Review Firefox 34, just released, adds support for Mozilla’s web-based Skype-competitor, Firefox Hello. Firefox 34 also drops Google as the default search engine for US users, gives Mac fans the ability to play native H.264 video and eliminates a major security vulnerability.
Phew! But is it any good?
This is the first version of Firefox to ship with full support for WebRTC, the technology behind the browser-based video and audio calling tool, Firefox Hello.
Firefox Hello is a bit like having Skype or Facetime right in your browser, but with one major difference – the person you're calling doesn't need to use the same application. With Firefox Hello, all the other person needs is a WebRTC-capable browser like Firefox 34, Google Chrome or Opera.
That eliminates the headaches that arise if, for example, you've got Skype but your family prefers Facetime and your employer wants everything to happen over Google Hangouts.
With WebRTC and the Firefox Hello interface, everything is web-based. Replacing a desktop app with something web-based often means a series of compromises and half-working features, but that's not the case with Firefox Hello. In my testing, Firefox Hello just works and is very simple to use.
All you need to do is click the new Firefox Hello icon (the little chat bubble in your toolbar) and then hit the button to "Start a conversation". That will generate a link which you can click to open the video call in Firefox and copy and paste to the person you'd like to call. That's it.
If you'd like, you can create an account and have a contacts list that works just like what you're used to with Skype and Facetime. One shortcoming of WebRTC is you can't dial actual phone numbers as you can with Skype, though even with Skype that's not a free feature.
WebRTC in Firefox lets you video chat without everybody needing the same client software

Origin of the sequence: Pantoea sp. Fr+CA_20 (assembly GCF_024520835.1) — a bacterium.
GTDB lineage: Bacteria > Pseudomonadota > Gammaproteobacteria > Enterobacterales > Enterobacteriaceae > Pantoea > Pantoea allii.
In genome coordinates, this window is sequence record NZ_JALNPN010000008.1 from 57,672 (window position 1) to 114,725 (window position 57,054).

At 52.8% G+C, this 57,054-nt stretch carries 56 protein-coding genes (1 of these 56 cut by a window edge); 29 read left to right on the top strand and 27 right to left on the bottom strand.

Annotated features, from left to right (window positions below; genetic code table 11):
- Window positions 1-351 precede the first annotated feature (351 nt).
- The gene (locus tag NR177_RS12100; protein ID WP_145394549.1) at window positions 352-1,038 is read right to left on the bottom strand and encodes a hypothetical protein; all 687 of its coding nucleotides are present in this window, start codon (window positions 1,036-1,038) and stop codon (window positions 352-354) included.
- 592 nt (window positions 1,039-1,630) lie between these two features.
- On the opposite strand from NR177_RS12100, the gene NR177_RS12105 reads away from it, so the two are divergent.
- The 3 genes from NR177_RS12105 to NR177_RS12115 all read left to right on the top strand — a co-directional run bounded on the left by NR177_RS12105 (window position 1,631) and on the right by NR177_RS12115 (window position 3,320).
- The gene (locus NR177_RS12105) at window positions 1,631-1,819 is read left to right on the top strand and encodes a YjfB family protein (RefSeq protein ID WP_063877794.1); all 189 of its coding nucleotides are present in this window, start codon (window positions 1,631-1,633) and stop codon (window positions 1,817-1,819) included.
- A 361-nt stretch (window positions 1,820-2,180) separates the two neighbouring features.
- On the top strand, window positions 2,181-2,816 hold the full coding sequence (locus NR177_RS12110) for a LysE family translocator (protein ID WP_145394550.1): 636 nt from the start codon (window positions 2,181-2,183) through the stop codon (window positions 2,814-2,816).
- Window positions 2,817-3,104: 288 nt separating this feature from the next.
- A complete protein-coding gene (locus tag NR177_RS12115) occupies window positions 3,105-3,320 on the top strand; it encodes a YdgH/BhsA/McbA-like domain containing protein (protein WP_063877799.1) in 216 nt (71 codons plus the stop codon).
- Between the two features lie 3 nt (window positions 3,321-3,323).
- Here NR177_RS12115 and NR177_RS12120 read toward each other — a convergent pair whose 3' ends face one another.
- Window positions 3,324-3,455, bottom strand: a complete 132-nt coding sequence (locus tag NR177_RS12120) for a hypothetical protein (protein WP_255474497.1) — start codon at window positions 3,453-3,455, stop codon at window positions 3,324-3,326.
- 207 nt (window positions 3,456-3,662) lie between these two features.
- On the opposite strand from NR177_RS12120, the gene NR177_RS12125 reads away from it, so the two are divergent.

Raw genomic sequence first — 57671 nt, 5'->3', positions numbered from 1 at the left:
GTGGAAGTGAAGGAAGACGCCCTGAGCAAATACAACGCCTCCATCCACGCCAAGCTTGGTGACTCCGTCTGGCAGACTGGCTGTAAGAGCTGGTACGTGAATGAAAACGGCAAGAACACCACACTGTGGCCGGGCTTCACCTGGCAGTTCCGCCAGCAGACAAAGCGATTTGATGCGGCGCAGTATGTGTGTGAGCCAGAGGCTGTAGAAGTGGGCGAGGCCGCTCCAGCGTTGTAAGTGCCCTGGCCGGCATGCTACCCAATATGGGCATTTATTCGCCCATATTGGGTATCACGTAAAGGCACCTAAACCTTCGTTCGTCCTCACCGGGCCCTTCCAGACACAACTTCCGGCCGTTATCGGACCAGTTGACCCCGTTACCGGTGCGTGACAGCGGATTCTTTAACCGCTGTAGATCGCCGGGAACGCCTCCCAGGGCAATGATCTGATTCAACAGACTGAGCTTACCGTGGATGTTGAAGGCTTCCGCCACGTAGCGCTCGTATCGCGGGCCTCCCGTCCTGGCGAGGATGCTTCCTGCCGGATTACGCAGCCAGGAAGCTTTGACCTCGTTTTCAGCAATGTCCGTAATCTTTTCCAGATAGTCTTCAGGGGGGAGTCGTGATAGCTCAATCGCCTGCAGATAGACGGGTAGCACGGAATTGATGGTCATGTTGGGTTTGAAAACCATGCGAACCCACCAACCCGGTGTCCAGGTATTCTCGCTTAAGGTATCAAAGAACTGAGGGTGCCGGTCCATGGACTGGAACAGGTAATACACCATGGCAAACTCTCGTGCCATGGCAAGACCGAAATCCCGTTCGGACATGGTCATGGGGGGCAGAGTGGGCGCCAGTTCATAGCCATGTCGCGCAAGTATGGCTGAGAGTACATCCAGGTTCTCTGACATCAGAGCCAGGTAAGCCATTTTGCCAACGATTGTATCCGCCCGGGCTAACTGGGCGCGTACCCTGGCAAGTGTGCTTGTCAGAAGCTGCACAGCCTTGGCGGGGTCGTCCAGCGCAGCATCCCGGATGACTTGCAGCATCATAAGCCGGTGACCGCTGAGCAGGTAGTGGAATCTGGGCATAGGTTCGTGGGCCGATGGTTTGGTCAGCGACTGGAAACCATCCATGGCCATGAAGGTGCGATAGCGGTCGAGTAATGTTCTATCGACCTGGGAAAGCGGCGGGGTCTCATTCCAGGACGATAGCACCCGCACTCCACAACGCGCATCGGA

The call and video quality of Firefox Hello will depend on the network you're using, but that's also true with Skype, Facetime and Google Hangouts. In my tests even less-than-ideal coffee shop networks were plenty fast enough for decent video connections through WebRTC.
The only real problem with WebRTC as a Skype or Facetime replacement is the two conspicuously absent browsers - Safari and Internet Explorer. Perhaps not coincidentally the two browsers missing WebRTC support also happen to be made by the companies that make Skype and Facetime, Microsoft and Apple, respectively.
For its part, Microsoft has said future releases of IE will add support for WebRTC. So far Apple has been characteristically silent on WebRTC in Safari. Behind the scenes, however, the company has joined the W3C WebRTC Working Group, which might mean that support is somewhere on the horizon.
For now though, if you want platform-free chat and video calls, grab a copy of Firefox 34, Chrome or Opera.
The other big news in Firefox 34 is Mozilla has dropped Google as the default search engine. Instead, users will find their search queries passed to Yahoo!. It's pretty easy to get Google back, just head to the preferences pane, click the search tab and change the default search provider. Note that, it appears that if you had already changed the default search provider from Google, updating to Firefox 34 will not change your settings. You'll only land on Yahoo when installing a new copy of Firefox.
This release is also the first version of Firefox for OS X that can play native web video in H.264 containers. That should eliminate the need for Flash to watch videos in most cases thanks to widespread support of the H.264 codec. H.264 is not a free (as in beer) or open-source codec and for a very long time Firefox held out in hopes that the Google-backed WebM format might gain some ground.
Sadly, WebM never really caught on and Mozilla long ago made the pragmatic decision to support H.264. In fact, Windows users have had support for some time, but this is the first release that lets OS X users in on the H.264 fun.
Firefox Hello is great, H.264 support is welcome, but perhaps the best reason to upgrade to Firefox 34 is that Mozilla has disabled support for the SSLv3 protocol. Google also ditched SSLv3 support in Chrome after the company discovered a serious security flaw in the aging protocol. Known by the innocuous-sounding acronym, POODLE, the flaw allows an attacker to steal "secure" HTTP cookies. With Firefox 34 out the door only Internet Explorer is still vulnerable to POODLE.
With dev-friendly aspects including more support for Web Components along with HTTPS and some HTTP/2 support, Firefox 34 is a decent update. ®